Stated income loans carry the blame for a large majority of the housing crisis. In fact, they went away for quite a while the industry recovered. Today, however, these loans are available again. They might look different than you remember and they often carry a different name, such as Alternative Documentation loan, though. Here are five things you need to know about this loan type in order to decide if they are right for you.
Stated Has a Different Meaning
Stated income has a different meaning today than it did in the past. Years ago, you were able to secure a stated income loan just by literally stating your income. Lenders did not require you to provide any documentation to prove your income. If you had a good enough credit score, the lender would use the income you state on your loan application.
Today, lenders do the process differently. You still need a high credit score in order to qualify for the program. However, you still have to verify your income, just in a different way. Rather than providing paystubs, W-2s and tax returns, banks allow you to verify your income in an alternative way, such as with bank statements.
This works well for borrowers that work on commission or are self-employed and write off a large number of expenses as a result. No matter what program you use, lenders must use the bottom line income you claim on your tax returns. If you claim a lot of expenses, your bottom line income can be too low to qualify. With your bank statements, however, the lender can verify receipt of your income on a regular basis. With two years of statements, the lender can average your income and use it for qualifying purposes without your expenses.
A Large Down Payment is Necessary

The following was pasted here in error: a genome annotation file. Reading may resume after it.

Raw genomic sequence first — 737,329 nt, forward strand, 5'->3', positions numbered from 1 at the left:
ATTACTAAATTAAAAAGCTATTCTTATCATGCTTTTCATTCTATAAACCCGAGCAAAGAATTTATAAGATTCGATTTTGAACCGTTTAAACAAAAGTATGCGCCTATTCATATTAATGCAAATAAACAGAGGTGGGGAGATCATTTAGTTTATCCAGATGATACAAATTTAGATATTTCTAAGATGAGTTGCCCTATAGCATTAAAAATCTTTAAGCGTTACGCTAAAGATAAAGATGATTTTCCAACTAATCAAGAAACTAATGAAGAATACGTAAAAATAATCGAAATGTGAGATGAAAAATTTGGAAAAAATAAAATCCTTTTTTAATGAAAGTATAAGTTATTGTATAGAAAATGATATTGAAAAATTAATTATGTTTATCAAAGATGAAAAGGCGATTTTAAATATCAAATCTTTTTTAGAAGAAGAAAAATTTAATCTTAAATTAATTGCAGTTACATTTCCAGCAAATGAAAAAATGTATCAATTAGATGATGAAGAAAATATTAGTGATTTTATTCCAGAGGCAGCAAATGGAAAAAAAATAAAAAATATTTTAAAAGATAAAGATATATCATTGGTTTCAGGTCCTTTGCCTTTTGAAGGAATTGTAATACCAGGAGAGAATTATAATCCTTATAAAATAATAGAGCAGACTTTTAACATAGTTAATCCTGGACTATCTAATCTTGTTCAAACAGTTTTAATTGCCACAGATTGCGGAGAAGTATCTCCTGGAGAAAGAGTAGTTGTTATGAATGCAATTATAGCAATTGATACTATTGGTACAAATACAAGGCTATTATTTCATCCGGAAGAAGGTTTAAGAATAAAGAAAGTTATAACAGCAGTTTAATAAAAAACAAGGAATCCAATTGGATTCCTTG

Every bank has different requirements, but across the board, most lenders require a large down payment. Large generally means at least 30 percent of the sales price. Lenders require the larger down payment in order to reduce the level of risk that stated income loans pose. Even with the alternative verification of your income, these loans still pose a larger risk to the lender.
Sometimes, in addition to the large down payment, lenders require several months of assets in order to have backup should your commission or self-employment income decrease. Every bank differs in the amount of reserves they require, but 6 to 12 months is the general consensus with most lenders.
You can easily verify your down payment and reserve money with the same bank statements you provide for income verification. Lenders usually want to see 12 months of your bank statements in order to ensure that the money is yours. The bank will go over every deposit made in the last twelve months to ensure that it coincides with your income and is not money from an outside source to make your accounts look larger for qualification purposes.
You Need a High Credit Score
Stated income loans are risky, so lenders want to see that borrowers have a good financial history. This means that you make your payments on time; do not have collections or judgments and are not over-extended on your available credit. The actual credit score most lenders require differs. Some lenders might be okay with a 680 credit score, while others want one over 700.